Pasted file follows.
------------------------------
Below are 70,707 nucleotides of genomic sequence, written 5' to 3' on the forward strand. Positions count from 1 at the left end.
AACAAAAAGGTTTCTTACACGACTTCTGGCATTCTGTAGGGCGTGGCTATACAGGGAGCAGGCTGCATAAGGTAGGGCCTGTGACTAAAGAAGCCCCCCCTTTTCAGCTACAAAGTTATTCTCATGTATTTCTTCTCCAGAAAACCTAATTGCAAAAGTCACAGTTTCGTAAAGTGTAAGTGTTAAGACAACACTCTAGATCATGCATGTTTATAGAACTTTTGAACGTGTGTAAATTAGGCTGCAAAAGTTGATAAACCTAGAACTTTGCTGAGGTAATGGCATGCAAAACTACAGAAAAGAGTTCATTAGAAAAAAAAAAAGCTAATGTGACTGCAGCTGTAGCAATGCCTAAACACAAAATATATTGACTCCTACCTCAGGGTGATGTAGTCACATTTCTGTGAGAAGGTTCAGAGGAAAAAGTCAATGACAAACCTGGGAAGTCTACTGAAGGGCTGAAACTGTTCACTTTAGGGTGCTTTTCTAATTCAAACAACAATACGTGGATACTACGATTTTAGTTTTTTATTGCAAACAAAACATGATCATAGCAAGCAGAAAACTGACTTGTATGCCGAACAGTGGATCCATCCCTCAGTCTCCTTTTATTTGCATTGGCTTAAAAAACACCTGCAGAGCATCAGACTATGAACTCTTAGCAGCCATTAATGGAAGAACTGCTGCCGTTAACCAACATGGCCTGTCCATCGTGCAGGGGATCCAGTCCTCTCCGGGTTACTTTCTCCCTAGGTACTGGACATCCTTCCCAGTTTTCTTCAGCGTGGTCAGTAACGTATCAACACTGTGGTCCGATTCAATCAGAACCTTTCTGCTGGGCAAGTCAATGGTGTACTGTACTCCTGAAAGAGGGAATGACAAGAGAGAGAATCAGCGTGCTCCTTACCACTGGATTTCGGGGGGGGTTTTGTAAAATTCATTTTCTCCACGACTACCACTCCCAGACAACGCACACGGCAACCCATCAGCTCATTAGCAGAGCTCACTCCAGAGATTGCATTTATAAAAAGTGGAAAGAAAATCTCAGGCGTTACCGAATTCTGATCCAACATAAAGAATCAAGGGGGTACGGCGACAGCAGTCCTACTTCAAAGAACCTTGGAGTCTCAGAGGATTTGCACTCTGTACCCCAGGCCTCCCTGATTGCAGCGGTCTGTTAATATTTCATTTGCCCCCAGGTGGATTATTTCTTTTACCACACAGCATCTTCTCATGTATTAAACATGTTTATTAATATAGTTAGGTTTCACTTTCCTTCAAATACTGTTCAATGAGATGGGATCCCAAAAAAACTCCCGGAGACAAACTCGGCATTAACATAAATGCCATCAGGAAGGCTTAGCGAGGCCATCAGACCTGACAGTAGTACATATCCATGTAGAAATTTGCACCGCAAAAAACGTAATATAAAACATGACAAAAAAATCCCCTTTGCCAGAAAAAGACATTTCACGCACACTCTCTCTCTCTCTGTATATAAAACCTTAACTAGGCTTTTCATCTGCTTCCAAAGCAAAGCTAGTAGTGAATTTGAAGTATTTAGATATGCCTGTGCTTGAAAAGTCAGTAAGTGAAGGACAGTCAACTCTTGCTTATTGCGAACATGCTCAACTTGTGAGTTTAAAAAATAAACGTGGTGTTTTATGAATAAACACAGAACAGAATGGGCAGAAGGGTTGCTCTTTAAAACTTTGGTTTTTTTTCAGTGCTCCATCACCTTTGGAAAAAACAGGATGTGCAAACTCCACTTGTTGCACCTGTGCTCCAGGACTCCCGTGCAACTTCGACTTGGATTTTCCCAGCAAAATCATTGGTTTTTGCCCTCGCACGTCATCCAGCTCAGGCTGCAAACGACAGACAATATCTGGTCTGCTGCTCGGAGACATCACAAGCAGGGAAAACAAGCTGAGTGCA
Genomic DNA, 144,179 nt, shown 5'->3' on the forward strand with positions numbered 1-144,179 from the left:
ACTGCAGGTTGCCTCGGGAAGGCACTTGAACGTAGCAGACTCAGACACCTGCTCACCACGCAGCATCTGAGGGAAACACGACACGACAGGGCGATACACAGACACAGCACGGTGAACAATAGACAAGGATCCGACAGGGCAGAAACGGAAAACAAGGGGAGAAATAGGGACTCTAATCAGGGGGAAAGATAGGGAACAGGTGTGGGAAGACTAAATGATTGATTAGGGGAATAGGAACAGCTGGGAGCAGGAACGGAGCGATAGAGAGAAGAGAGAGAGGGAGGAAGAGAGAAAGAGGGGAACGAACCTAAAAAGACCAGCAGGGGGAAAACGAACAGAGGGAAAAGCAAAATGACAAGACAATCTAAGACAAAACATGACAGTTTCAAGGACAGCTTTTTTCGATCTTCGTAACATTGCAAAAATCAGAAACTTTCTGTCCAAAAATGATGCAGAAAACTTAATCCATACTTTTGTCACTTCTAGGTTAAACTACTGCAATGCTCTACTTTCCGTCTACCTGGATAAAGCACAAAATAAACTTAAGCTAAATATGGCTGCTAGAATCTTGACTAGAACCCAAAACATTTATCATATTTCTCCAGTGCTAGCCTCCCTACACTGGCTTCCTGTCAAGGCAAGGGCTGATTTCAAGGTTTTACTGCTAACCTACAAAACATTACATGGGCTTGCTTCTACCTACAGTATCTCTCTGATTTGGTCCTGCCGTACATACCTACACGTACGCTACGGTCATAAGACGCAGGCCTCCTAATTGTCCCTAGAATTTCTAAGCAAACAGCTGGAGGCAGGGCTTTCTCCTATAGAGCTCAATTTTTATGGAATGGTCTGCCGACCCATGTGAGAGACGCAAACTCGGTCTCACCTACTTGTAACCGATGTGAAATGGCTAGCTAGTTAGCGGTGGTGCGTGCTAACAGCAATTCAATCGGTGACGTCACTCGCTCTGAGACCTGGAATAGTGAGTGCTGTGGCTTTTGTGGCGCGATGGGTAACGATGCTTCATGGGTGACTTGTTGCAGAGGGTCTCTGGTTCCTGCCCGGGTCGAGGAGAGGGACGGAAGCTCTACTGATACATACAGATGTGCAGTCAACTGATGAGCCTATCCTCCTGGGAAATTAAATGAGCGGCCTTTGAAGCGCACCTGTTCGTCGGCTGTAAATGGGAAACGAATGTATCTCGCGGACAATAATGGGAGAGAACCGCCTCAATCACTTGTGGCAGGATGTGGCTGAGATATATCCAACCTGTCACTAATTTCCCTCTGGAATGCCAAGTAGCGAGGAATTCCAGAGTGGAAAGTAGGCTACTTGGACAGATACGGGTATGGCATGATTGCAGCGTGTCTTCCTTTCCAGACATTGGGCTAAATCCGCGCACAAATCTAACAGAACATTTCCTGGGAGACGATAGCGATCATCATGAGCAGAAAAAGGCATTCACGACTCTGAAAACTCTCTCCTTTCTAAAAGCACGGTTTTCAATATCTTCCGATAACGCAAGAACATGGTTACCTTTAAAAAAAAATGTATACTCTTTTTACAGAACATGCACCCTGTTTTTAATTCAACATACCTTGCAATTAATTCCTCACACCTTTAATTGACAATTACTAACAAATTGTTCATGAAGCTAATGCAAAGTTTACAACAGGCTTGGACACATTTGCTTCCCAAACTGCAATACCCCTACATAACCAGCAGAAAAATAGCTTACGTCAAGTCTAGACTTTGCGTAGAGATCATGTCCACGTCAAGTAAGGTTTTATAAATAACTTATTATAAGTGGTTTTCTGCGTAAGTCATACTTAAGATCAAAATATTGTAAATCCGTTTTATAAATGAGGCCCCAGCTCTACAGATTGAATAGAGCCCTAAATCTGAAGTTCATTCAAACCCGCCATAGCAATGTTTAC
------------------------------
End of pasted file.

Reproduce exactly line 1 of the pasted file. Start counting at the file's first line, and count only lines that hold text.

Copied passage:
Below are 70,707 nucleotides of genomic sequence, written 5' to 3' on the forward strand. Positions count from 1 at the left end.